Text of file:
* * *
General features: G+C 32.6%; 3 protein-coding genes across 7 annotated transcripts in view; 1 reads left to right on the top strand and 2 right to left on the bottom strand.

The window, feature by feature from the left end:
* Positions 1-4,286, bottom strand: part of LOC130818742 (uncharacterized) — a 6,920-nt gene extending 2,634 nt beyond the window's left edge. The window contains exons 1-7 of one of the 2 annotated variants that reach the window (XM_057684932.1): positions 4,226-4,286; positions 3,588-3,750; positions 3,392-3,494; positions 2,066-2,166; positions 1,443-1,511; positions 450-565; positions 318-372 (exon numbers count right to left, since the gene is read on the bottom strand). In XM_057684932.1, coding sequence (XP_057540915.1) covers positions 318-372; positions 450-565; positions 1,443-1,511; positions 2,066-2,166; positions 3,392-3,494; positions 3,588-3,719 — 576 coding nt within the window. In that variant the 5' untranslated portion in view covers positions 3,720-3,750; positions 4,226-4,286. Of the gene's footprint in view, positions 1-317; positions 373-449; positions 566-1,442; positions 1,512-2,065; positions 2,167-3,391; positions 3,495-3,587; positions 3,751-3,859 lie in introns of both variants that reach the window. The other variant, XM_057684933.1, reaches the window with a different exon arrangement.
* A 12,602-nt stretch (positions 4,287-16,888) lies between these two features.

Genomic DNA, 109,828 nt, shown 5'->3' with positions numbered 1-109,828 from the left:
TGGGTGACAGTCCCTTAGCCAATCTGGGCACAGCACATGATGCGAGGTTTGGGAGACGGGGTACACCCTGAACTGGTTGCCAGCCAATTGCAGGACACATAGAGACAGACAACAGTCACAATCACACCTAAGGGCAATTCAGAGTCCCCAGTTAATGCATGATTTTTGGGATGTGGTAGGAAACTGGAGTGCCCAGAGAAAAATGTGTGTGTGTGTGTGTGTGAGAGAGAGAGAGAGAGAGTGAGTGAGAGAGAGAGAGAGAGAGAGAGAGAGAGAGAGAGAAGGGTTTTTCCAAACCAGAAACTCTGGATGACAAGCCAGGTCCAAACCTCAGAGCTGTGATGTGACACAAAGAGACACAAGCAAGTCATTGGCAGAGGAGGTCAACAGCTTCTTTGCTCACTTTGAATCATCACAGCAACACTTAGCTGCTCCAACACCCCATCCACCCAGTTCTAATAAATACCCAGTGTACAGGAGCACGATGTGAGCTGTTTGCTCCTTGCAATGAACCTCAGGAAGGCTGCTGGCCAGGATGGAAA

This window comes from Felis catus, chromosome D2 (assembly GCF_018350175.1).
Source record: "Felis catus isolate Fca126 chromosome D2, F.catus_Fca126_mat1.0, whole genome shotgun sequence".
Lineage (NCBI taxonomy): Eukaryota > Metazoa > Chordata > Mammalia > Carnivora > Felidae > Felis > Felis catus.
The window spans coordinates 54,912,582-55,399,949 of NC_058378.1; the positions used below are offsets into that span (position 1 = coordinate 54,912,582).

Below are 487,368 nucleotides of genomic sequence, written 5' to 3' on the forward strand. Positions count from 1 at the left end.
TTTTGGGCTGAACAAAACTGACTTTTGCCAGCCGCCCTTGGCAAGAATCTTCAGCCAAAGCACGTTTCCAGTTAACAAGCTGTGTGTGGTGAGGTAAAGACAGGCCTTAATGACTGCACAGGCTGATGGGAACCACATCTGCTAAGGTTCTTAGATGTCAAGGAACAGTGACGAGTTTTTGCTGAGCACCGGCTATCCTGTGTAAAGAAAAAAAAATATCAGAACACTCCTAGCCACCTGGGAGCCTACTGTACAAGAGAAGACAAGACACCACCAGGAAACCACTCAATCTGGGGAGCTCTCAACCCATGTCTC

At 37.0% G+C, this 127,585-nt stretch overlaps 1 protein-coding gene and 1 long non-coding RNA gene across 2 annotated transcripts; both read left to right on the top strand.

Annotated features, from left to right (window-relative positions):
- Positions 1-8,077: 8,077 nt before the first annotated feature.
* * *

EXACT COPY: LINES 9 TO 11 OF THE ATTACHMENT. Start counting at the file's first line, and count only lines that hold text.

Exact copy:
Lineage (NCBI taxonomy): Eukaryota > Metazoa > Chordata > Mammalia > Carnivora > Felidae > Felis > Felis catus.
The window spans coordinates 54,912,582-55,399,949 of NC_058378.1; the positions used below are offsets into that span (position 1 = coordinate 54,912,582).

Below are 487,368 nucleotides of genomic sequence, written 5' to 3' on the forward strand. Positions count from 1 at the left end.